Welcome to the Masquerade

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Release date: September 8th, 2009
Genre: hard rock, alternative metal

I've always been a big fan of Thousand Foot Krutch. Joel Bruyere, Steve Augustine and Trevor McNevan are true veterans when it comes to Christian rock; I wouldn't be surprised if they were one of Tooth & Nail's best and longest investments. I know every song, music video and album I've bought from them are.

"The Invitation": Nothing special about this intro track, but at least it follows suit with the musical style of the rest of the disc.
I'm not afraid
I'm not ashamed
I'm not to blame
Welcome to the masquerade.
"Welcome to the Masquerade": Let the insistent rhyming begin- McNevan and Ben Burnley (of Breaking Benjamin) share an interesting songwriting trait in that obvious technique of short, short phrases. While it does sound forced, it doesn't sound bad.

"Fire It Up": Nickelback-esque. Not in a derogatory manner, but simply because of the rock-anthem guitar. Released to mainstream radio, appropriately from the lack of straightfoward meaning in its lyrics. Catchy, though.

"Bring Me To Life": Another commercialized rock song, although "BMTL" returns to TFK's nu metal roots. While Welcome to the Masquerade was meant to stray away from pop; it doesn't quite sound as though the band has achieved that. They're moving in the right direction, specifically in the vocally forced bridge. The chorus really softens the entire song, making it radio-friendly.

"E is for Extinction": This is my favourite song on the album. Light, falsetto vocals at the start and a cyclic riff add depth. The tone is set at 30 seconds in, where the rock-garden sound is abruptly interrupted. Still going nowhere stylistically, the riff is probably the only reason I'm drawn to this song.

"Watching Over Me": A slower ballad, exposing McNevan immediately. The change is substantial when comparing this track to "Breathe You In", another ballad, from 2005's The Art of Breaking. His tone is that much more mature, less whiny and pitchy, and Augustine's drumming is to be praised as well.

"The Part That Hurts The Most (Is Me)": An easy-to-relate song, about what seems to be a dysfunctional relationship. Whether it is a literal conflict of person vs. person, a religious, metaphor, or person vs. society is left to interpretation. Strangely, I don't find that there is a distinguishing "this is TFK" ring.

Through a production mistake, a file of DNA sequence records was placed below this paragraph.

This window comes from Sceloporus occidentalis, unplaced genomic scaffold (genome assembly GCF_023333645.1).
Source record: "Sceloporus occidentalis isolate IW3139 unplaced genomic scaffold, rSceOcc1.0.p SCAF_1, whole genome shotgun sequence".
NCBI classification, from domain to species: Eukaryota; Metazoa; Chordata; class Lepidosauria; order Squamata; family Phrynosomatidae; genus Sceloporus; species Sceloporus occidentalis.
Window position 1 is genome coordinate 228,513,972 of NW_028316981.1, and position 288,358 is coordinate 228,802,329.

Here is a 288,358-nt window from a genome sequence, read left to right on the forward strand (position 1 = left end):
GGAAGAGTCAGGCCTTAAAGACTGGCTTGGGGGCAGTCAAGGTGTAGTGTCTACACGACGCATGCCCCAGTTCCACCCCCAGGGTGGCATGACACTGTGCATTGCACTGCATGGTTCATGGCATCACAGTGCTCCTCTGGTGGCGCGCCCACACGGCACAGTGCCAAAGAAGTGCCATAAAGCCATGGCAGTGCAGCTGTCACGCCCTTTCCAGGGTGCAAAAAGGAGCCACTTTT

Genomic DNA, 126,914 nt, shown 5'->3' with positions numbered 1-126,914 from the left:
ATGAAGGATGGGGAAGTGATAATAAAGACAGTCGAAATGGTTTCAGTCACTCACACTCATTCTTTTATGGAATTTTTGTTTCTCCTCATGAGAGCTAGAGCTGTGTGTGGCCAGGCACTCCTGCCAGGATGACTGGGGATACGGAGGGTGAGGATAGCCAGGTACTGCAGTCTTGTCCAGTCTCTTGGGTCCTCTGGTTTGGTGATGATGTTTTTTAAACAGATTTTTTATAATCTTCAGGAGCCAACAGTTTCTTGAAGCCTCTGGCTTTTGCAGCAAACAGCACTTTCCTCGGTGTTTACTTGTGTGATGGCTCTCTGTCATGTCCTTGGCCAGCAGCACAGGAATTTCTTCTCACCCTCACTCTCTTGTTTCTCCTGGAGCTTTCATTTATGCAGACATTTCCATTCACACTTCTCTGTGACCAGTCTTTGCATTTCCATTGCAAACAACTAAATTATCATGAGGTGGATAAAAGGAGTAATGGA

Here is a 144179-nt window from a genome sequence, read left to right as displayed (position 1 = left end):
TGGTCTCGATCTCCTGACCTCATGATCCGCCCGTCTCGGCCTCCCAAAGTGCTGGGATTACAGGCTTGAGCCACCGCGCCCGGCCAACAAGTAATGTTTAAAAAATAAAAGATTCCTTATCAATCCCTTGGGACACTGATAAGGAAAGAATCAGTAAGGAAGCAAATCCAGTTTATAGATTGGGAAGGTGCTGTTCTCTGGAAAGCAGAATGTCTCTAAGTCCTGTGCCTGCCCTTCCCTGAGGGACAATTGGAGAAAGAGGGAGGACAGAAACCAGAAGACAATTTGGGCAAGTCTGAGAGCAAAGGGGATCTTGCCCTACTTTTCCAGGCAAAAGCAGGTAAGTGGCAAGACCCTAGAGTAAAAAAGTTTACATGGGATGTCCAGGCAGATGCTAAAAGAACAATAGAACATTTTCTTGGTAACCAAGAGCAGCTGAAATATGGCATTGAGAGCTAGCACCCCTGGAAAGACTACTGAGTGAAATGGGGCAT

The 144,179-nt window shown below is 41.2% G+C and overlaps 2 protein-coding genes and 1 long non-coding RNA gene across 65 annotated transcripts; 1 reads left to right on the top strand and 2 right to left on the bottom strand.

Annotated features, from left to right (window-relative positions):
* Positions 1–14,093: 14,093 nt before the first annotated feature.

"Scream": Between this track and Tokio Hotel's of the same name, I prefer the latter.

"Look Away": A sweet ballad, in which for the first time, Thousand Foot Krutch sound like a pop-punk-boy-band. The piano interludes are gorgeous, along with the string arrangement, and one has to forgive them. Look ma, my favourite pop-punk-boy-band song isn't even by a pop-punk-boy-band.

"Forward Motion": Symphonic sounding and pretty much rock solid. This album is really just making me visualize boulders and stones. If the guitar on this track were given a little more light, it'd truly be huge and epic.

"Outta Control": What this release is lacking? Rawness. There's no grittyness like there's been in the past, only the occasional refined, rock-sugary Chad Kroeger scream. Does refined rock sugar even exist?

"Smack Down": I don't like this song. Maybe it's a girl thing, but this song is overly macho from the start before it suddenly drops into a "We Will Rock You" clap. In my opinion, bass presence is scarce throughout the entire album.

"Already Home": I complimented them on the string earlier, but the opening of this is a little too much. It sounds like an orchestral piece. Pretty, but not ideal... the phrase holds true for all of Welcome to the Masquerade. I suggest listening thoroughly before you buy.

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